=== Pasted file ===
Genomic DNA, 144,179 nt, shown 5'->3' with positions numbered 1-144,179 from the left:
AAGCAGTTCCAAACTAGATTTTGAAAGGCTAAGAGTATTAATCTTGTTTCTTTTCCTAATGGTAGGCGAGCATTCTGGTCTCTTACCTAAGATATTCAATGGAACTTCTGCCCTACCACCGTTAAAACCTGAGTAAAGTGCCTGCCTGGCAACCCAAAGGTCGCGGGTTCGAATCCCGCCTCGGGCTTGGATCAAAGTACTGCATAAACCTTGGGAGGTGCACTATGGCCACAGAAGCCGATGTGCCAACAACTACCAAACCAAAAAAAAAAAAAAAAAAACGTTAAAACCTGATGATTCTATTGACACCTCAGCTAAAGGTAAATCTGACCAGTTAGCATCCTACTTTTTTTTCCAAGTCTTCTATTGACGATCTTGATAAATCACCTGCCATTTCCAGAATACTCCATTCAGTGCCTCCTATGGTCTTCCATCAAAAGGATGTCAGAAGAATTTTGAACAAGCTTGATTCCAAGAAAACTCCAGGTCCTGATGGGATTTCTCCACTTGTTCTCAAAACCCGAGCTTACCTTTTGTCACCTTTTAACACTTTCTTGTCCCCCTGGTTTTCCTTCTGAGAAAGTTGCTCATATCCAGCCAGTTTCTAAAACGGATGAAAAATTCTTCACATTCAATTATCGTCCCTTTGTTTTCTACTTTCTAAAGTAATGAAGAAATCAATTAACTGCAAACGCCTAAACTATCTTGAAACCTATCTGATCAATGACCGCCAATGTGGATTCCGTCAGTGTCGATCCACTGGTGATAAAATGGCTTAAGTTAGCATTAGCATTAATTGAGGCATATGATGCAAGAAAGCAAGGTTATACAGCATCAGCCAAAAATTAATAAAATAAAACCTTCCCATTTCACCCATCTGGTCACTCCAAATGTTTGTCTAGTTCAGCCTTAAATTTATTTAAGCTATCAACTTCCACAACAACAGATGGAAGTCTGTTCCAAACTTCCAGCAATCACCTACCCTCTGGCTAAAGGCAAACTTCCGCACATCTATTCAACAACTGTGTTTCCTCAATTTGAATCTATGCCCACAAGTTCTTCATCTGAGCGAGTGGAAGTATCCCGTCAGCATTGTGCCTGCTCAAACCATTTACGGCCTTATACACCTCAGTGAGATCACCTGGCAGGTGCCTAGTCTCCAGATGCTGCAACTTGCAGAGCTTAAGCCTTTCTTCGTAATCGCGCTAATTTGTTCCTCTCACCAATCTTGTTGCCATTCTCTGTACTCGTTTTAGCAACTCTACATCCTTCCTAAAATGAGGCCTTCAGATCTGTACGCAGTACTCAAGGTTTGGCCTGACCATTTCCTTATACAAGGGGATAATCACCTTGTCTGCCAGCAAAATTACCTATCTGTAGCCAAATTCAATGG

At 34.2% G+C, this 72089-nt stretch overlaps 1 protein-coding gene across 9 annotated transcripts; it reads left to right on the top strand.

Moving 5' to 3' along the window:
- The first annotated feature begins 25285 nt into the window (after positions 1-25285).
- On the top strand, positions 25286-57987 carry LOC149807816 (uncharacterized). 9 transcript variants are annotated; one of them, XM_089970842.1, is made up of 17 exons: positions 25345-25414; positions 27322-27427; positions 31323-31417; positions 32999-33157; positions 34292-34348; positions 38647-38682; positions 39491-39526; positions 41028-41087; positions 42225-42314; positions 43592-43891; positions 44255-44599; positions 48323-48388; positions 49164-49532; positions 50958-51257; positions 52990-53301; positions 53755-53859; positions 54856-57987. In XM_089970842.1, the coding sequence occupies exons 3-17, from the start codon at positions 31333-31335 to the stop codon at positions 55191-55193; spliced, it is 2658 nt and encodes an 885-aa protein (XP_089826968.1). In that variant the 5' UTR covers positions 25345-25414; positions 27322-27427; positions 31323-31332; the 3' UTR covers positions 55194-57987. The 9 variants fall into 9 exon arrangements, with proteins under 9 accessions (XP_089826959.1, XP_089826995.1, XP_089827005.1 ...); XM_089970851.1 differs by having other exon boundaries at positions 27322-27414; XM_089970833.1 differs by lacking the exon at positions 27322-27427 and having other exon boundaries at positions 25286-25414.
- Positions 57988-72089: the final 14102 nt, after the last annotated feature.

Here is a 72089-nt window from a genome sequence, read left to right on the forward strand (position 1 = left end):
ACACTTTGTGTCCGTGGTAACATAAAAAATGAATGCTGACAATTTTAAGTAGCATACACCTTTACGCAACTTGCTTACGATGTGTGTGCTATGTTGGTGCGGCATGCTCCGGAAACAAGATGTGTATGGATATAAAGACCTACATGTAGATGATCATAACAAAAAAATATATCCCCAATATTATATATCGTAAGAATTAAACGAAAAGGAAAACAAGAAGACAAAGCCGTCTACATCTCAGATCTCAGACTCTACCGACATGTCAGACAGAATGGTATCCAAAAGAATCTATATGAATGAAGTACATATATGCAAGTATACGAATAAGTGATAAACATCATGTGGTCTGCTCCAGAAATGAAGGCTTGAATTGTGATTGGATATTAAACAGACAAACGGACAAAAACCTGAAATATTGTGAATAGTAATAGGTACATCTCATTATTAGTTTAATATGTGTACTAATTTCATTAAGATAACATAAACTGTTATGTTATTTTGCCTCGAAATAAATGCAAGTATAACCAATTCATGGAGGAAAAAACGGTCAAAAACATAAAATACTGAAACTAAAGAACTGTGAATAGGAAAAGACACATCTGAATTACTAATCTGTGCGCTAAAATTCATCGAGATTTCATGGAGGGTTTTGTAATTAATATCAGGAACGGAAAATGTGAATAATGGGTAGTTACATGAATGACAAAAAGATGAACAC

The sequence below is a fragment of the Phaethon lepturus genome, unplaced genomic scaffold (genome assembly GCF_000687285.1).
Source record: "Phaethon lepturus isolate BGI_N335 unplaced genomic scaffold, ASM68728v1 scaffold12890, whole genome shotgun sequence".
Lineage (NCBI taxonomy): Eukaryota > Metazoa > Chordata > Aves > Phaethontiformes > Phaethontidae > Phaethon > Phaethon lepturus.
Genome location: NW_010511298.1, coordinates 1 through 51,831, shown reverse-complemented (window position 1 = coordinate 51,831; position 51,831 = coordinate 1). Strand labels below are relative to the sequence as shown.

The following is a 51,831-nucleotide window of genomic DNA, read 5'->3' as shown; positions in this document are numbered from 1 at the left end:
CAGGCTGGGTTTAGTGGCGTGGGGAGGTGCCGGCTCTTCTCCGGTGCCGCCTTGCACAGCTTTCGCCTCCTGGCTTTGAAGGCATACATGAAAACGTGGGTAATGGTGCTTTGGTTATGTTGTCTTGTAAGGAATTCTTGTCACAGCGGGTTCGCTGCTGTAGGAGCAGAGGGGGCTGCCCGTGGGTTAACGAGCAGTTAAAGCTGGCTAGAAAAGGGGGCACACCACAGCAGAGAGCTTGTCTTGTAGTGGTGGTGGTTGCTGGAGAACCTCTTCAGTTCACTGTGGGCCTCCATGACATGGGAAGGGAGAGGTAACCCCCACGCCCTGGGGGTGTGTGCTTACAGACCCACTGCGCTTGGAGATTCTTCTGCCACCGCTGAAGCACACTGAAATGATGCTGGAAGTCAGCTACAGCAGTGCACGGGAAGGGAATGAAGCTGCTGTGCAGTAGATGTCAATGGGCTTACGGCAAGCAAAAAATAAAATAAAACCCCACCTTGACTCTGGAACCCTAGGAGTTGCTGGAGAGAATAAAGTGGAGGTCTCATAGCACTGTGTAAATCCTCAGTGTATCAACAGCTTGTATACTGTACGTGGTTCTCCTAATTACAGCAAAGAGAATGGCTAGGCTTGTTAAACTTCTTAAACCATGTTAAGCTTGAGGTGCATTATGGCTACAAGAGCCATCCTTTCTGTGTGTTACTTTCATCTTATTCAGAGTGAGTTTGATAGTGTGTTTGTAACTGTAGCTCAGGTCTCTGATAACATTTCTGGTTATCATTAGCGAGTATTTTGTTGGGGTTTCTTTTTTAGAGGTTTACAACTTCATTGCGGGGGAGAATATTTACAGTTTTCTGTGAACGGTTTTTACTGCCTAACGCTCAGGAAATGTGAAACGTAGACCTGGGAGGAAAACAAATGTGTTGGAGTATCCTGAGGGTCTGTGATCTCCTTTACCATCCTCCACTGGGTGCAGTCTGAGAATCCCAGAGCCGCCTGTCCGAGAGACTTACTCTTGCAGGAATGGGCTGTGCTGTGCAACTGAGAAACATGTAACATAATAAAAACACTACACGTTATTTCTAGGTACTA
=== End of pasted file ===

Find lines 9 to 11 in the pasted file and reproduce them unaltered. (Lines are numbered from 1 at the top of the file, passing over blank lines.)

ACACTTTGTGTCCGTGGTAACATAAAAAATGAATGCTGACAATTTTAAGTAGCATACACCTTTACGCAACTTGCTTACGATGTGTGTGCTATGTTGGTGCGGCATGCTCCGGAAACAAGATGTGTATGGATATAAAGACCTACATGTAGATGATCATAACAAAAAAATATATCCCCAATATTATATATCGTAAGAATTAAACGAAAAGGAAAACAAGAAGACAAAGCCGTCTACATCTCAGATCTCAGACTCTACCGACATGTCAGACAGAATGGTATCCAAAAGAATCTATATGAATGAAGTACATATATGCAAGTATACGAATAAGTGATAAACATCATGTGGTCTGCTCCAGAAATGAAGGCTTGAATTGTGATTGGATATTAAACAGACAAACGGACAAAAACCTGAAATATTGTGAATAGTAATAGGTACATCTCATTATTAGTTTAATATGTGTACTAATTTCATTAAGATAACATAAACTGTTATGTTATTTTGCCTCGAAATAAATGCAAGTATAACCAATTCATGGAGGAAAAAACGGTCAAAAACATAAAATACTGAAACTAAAGAACTGTGAATAGGAAAAGACACATCTGAATTACTAATCTGTGCGCTAAAATTCATCGAGATTTCATGGAGGGTTTTGTAATTAATATCAGGAACGGAAAATGTGAATAATGGGTAGTTACATGAATGACAAAAAGATGAACAC

The sequence below is a fragment of the Phaethon lepturus genome, unplaced genomic scaffold (genome assembly GCF_000687285.1).
Source record: "Phaethon lepturus isolate BGI_N335 unplaced genomic scaffold, ASM68728v1 scaffold12890, whole genome shotgun sequence".